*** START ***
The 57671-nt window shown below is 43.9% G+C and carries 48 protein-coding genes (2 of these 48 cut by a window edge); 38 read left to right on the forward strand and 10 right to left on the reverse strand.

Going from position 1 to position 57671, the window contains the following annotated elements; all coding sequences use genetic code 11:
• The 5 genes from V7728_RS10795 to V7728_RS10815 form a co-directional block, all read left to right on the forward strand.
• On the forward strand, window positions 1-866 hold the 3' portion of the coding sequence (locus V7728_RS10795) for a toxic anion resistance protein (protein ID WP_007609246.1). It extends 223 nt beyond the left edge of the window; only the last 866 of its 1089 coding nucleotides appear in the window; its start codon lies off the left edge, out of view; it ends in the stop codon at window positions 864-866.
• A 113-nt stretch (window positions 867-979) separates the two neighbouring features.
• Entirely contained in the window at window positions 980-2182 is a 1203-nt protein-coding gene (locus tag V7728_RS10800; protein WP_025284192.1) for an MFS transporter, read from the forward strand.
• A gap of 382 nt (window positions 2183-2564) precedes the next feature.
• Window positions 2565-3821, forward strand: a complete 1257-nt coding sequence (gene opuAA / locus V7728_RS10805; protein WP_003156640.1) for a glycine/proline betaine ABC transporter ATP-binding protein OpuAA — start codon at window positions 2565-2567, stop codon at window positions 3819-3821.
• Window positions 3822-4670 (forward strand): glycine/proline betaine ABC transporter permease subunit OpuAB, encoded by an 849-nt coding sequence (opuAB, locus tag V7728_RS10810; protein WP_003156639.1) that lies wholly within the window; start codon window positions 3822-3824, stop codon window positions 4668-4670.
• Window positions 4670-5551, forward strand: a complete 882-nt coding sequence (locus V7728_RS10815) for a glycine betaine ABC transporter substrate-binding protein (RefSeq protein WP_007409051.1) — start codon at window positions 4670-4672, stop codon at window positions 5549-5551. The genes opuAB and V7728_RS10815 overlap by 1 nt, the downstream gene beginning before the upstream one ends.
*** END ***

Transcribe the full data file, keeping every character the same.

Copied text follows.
The 57671-nt window shown below is 43.9% G+C and carries 48 protein-coding genes (2 of these 48 cut by a window edge); 38 read left to right on the forward strand and 10 right to left on the reverse strand.

Going from position 1 to position 57671, the window contains the following annotated elements; all coding sequences use genetic code 11:
• The 5 genes from V7728_RS10795 to V7728_RS10815 form a co-directional block, all read left to right on the forward strand.
• On the forward strand, window positions 1-866 hold the 3' portion of the coding sequence (locus V7728_RS10795) for a toxic anion resistance protein (protein ID WP_007609246.1). It extends 223 nt beyond the left edge of the window; only the last 866 of its 1089 coding nucleotides appear in the window; its start codon lies off the left edge, out of view; it ends in the stop codon at window positions 864-866.
• A 113-nt stretch (window positions 867-979) separates the two neighbouring features.
• Entirely contained in the window at window positions 980-2182 is a 1203-nt protein-coding gene (locus tag V7728_RS10800; protein WP_025284192.1) for an MFS transporter, read from the forward strand.
• A gap of 382 nt (window positions 2183-2564) precedes the next feature.
• Window positions 2565-3821, forward strand: a complete 1257-nt coding sequence (gene opuAA / locus V7728_RS10805; protein WP_003156640.1) for a glycine/proline betaine ABC transporter ATP-binding protein OpuAA — start codon at window positions 2565-2567, stop codon at window positions 3819-3821.
• Window positions 3822-4670 (forward strand): glycine/proline betaine ABC transporter permease subunit OpuAB, encoded by an 849-nt coding sequence (opuAB, locus tag V7728_RS10810; protein WP_003156639.1) that lies wholly within the window; start codon window positions 3822-3824, stop codon window positions 4668-4670.
• Window positions 4670-5551, forward strand: a complete 882-nt coding sequence (locus V7728_RS10815) for a glycine betaine ABC transporter substrate-binding protein (RefSeq protein WP_007409051.1) — start codon at window positions 4670-4672, stop codon at window positions 5549-5551. The genes opuAB and V7728_RS10815 overlap by 1 nt, the downstream gene beginning before the upstream one ends.